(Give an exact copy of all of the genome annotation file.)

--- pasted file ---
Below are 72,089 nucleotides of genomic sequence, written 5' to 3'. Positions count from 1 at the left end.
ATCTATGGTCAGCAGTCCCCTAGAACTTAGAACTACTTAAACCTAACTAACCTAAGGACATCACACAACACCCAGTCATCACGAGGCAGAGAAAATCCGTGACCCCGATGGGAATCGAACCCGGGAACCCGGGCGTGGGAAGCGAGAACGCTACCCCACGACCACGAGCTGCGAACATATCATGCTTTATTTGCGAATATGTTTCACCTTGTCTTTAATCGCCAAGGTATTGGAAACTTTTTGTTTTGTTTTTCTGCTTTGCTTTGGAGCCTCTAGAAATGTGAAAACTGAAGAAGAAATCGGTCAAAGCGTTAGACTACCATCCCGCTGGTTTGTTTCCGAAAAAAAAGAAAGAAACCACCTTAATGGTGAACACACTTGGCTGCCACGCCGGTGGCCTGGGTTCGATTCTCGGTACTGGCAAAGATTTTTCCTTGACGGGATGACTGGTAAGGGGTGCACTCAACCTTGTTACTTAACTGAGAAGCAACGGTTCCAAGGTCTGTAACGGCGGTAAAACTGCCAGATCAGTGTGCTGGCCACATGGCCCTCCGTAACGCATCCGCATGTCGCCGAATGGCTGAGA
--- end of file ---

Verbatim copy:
Below are 72,089 nucleotides of genomic sequence, written 5' to 3'. Positions count from 1 at the left end.
ATCTATGGTCAGCAGTCCCCTAGAACTTAGAACTACTTAAACCTAACTAACCTAAGGACATCACACAACACCCAGTCATCACGAGGCAGAGAAAATCCGTGACCCCGATGGGAATCGAACCCGGGAACCCGGGCGTGGGAAGCGAGAACGCTACCCCACGACCACGAGCTGCGAACATATCATGCTTTATTTGCGAATATGTTTCACCTTGTCTTTAATCGCCAAGGTATTGGAAACTTTTTGTTTTGTTTTTCTGCTTTGCTTTGGAGCCTCTAGAAATGTGAAAACTGAAGAAGAAATCGGTCAAAGCGTTAGACTACCATCCCGCTGGTTTGTTTCCGAAAAAAAAGAAAGAAACCACCTTAATGGTGAACACACTTGGCTGCCACGCCGGTGGCCTGGGTTCGATTCTCGGTACTGGCAAAGATTTTTCCTTGACGGGATGACTGGTAAGGGGTGCACTCAACCTTGTTACTTAACTGAGAAGCAACGGTTCCAAGGTCTGTAACGGCGGTAAAACTGCCAGATCAGTGTGCTGGCCACATGGCCCTCCGTAACGCATCCGCATGTCGCCGAATGGCTGAGA